Photos by Rob Strong
Sheepdog trials occur rain or shine, and so, in that spirit, the world premiere of Doggie Hamlet took place Thursday, June 29, on the Dartmouth Green, despite skies that went from threatening to pouring. Hardy audience members with raincoats, boots and umbrellas thronged the perimeter of the fenced-in area on the north half of the Green that was the stage for this unusual work by world-renowned choreographer Ann Carlson. All ages also enjoyed a “Sheep Station” of wool-related activities offered elsewhere on the Green, with the help of the Dartmouth Office of Sustainability and the Upper Valley nonprofit, Vital Communities.
A meditative, largely wordless spectacle, Doggie Hamlet weaves together dance, theater and the eloquent art of sheepherding by trained sheepdogs. Five humans, two dozen sheep and several dogs collaborate on choreography composed of everyday movement and the herd’s swoops and flourishes against the green backdrop. Known for award-winning, one-of-kind works in unconventional settings, Carlson here is freely inspired by David Wroblewski’s best-selling 2008 novel The Story of Edgar Sawtelle, Shakespeare’s Hamlet and Kipling’s The Jungle Book.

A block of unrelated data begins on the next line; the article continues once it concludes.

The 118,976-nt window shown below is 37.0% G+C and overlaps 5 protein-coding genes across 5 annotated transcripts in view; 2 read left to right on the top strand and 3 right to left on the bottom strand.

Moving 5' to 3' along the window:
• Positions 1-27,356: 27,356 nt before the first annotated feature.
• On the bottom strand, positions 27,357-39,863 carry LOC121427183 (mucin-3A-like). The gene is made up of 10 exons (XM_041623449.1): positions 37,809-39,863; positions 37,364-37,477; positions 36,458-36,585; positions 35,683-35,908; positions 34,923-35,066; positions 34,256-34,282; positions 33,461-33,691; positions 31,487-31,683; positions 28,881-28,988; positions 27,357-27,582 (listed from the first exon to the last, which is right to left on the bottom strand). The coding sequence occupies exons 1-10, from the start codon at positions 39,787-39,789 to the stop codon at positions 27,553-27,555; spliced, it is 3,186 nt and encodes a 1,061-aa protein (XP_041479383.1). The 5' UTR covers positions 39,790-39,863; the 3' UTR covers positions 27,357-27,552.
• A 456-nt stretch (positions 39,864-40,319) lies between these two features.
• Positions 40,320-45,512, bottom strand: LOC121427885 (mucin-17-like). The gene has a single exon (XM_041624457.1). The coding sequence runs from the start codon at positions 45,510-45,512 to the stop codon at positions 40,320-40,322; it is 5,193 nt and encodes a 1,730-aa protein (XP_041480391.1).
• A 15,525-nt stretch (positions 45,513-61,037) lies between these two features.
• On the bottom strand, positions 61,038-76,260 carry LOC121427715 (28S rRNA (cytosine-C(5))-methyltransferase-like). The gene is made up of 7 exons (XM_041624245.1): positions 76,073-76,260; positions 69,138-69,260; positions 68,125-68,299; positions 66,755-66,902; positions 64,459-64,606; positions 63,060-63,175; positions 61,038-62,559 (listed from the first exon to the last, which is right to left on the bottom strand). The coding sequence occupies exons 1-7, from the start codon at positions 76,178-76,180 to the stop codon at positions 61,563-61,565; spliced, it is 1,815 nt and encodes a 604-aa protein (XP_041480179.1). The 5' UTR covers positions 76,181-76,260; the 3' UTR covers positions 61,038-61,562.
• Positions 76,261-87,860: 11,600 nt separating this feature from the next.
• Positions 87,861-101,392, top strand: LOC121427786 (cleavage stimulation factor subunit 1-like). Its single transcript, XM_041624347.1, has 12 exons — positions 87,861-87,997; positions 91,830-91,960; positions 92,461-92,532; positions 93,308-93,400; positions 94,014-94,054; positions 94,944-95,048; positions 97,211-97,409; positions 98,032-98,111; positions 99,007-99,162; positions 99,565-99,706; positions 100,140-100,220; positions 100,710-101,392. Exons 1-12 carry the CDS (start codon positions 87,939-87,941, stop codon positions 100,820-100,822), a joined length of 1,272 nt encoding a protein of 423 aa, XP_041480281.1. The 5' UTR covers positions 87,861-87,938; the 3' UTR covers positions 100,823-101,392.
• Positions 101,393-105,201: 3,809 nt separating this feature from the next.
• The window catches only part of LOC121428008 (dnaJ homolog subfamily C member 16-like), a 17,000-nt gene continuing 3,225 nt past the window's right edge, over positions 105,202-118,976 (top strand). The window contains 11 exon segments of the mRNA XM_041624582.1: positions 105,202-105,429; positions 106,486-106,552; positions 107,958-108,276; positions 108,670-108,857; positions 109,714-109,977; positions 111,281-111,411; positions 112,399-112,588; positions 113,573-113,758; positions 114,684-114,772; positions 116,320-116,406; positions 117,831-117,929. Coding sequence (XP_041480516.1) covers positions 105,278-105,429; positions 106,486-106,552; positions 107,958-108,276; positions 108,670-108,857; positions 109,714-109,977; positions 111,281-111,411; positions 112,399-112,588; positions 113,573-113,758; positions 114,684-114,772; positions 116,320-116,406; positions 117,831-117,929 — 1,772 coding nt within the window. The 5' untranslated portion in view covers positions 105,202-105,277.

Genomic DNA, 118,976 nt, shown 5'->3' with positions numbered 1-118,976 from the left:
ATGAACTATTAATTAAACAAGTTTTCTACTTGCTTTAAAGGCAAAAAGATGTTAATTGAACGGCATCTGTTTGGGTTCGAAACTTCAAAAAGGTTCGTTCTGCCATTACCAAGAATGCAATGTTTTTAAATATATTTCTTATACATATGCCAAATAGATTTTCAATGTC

Doggie Hamlet was developed in part in a residency at Vermont Performance Lab, which presented a preview of the work in September 2016. After the Hop premiere of the completed work, performances are being planned for Jackson Hole, Wyo.; Philadelphia; Los Angeles; and possibly New York City. The work was selected for funding by New England Foundation for the Art’s National Dance Project (2015) and Creative Capital’s Map Fund (2014).